PEERMail | Another Extraordinary Year

Another Extraordinary Year

For many of us, 2021 was a year of constant adjustment – from the vicissitudes of the pandemic to the maliciousness of our country’s political landscape. Amid these challenges, we are heartened that the Biden administration has brought a much-needed focus on climate change, conservation, and good governance, but concerned about the continued need for many government workers to defend their work from entrenched bureaucracies and industry’s overreach.

In this extraordinary year, PEER is proud to have stepped up our work with supporters to protect public employees and our environment. While we can’t talk about many of our accomplishments due to legal privilege, here are ten things that PEER did that we can talk about. In the past year, we –

    1. Exposed widespread removal of vital hazard data from EPA’s new and existing chemical assessments. These revelations, in turn, sparked a wide-ranging Inspector General investigation into insidious industry influence over the agency’s chemical assessment process. PEER’s efforts are aimed at reforming vital a new program to protect millions from toxic exposures that has gone badly awry.
    2. Opened a drive for “Plastic-Free” national parks by banning disposable plastic water bottles and putting parks on a plastic-reduction diet. Besides helping to “green” national parks, we made progress on our efforts to limit noisy, disruptive tourist overflights and curb conflicts with motorized electric bikes on park trails.
    3. Documented the enormous national footprint now occupied by unregulated toxic PFAS. We also showed the presence of PFAS in aerially-sprayed pesticides used across millions of acres and how the presence of PFAS in insecticides used for pet collars harms dogs and cats.
    4. Acted to curb destructive public range livestock practices by creating a database using official records documenting that, due to overgrazing, 40% of all BLM grazing allotments fail minimum landscape health standards for quality of water, soil, and vegetation. This effort illustrates why overgrazed lands cannot be considered conserved for purposes of the Biden 30×30 initiative. The database, to be launched in early January 2022, also offers BLM tools to bring its rangeland management into the 21st Century.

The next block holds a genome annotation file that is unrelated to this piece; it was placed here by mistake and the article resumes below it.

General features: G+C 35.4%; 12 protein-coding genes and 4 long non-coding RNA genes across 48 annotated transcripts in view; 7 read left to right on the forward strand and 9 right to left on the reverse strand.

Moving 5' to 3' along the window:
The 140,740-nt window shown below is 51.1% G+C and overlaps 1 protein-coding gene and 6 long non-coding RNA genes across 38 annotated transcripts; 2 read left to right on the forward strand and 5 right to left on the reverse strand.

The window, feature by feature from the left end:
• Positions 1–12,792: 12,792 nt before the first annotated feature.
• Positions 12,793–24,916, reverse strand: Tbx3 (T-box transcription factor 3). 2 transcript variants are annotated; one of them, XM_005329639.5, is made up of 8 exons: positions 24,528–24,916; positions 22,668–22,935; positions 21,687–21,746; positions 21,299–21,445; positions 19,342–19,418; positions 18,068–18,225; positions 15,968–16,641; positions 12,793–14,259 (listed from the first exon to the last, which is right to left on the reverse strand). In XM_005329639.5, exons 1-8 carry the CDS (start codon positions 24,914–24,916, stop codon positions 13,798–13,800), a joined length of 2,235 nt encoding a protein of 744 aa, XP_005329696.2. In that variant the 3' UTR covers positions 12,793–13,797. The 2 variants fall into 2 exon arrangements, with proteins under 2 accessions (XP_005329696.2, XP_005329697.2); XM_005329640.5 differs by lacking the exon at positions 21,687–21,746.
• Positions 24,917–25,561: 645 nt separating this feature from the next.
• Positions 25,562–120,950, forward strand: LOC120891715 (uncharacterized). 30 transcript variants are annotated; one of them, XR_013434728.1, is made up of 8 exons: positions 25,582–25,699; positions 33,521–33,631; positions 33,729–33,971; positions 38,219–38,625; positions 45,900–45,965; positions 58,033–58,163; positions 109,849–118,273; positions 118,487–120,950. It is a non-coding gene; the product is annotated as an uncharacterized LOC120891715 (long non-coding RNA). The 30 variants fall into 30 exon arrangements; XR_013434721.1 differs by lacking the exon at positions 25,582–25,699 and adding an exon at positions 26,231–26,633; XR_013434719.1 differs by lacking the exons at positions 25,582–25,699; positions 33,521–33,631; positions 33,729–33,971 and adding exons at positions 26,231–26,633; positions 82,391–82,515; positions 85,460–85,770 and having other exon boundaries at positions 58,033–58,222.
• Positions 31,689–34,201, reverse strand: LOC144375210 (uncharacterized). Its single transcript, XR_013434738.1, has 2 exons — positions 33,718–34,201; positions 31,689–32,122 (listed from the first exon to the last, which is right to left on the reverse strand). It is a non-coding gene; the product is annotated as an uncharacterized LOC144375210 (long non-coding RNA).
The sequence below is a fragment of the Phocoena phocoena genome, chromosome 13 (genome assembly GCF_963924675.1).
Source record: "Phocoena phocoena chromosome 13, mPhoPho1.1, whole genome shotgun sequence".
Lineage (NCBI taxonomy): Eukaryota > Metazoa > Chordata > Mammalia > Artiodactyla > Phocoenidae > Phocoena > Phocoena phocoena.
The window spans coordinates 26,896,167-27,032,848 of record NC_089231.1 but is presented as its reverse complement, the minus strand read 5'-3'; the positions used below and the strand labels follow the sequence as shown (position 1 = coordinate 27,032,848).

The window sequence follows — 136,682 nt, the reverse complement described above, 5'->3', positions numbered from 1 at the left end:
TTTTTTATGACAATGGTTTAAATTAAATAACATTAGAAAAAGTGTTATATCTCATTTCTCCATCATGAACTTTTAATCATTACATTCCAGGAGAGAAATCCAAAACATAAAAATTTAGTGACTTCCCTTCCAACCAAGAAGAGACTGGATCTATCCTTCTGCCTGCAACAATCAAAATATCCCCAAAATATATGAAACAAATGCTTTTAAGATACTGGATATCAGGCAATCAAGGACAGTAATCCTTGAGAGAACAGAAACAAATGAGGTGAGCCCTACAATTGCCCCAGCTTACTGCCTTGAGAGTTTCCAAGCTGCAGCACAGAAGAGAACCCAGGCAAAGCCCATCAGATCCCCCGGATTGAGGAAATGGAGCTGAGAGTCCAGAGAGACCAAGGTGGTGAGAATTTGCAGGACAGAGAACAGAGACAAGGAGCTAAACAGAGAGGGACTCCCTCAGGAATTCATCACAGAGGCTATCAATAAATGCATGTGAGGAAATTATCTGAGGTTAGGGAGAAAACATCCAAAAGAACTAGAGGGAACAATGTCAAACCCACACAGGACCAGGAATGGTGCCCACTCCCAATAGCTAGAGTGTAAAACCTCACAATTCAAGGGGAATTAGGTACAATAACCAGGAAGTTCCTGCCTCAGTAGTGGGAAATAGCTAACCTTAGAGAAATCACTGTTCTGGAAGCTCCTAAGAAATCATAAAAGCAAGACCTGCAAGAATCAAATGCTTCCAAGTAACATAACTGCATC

5. Led a national campaign to rid firefighter turnout gear of toxic PFAS chemicals. PFAS are associated with damage to the liver and kidneys, as well as heightened risk of testicular and kidney cancer, leading causes of firefighter mortality.
    6. Helped stop a Trump move to allow the use of radioactive phosphor-gypsum to build highways. This dangerous scheme was a big giveaway to the fertilizer industry over the objections of EPA’s staff experts.
    7. Completed our successful drive to completely rid Malibu public schools of toxic PCBs. Our lawsuit on behalf of teachers, students, and parents was a significant factor behind the passage of a bond issue to replace old contaminated facilities.
    8. Pushed back on Western states conducting a war on wolves and other predator populations. We also exposed illegal efforts to block voter-approved wolf reintroduction in Colorado.
    9. Aided the staff of Colorado’s air pollution agency in blowing the lid off of shoddy and illegal practices that make the Denver metro area an ozone non-attainment nightmare.
    10. Blew the whistle on the failure to test for deadly radon gas in thousands of public housing units across the country, contrary to the Department of Housing & Urban Development’s own policies.

In addition to these achievements, we continued to render direct assistance to scores of confidential whistleblowers and internal activists and used Freedom of Information Act litigation as part of a wide-ranging transparency program, guided by insider sources.

During the new year, we will continue to work to improve our quality of life, protect our natural heritage and climate for future generations, and support public servants throughout the country.

Thank you for your work and your continued support of PEER, and best wishes for a happy new year.

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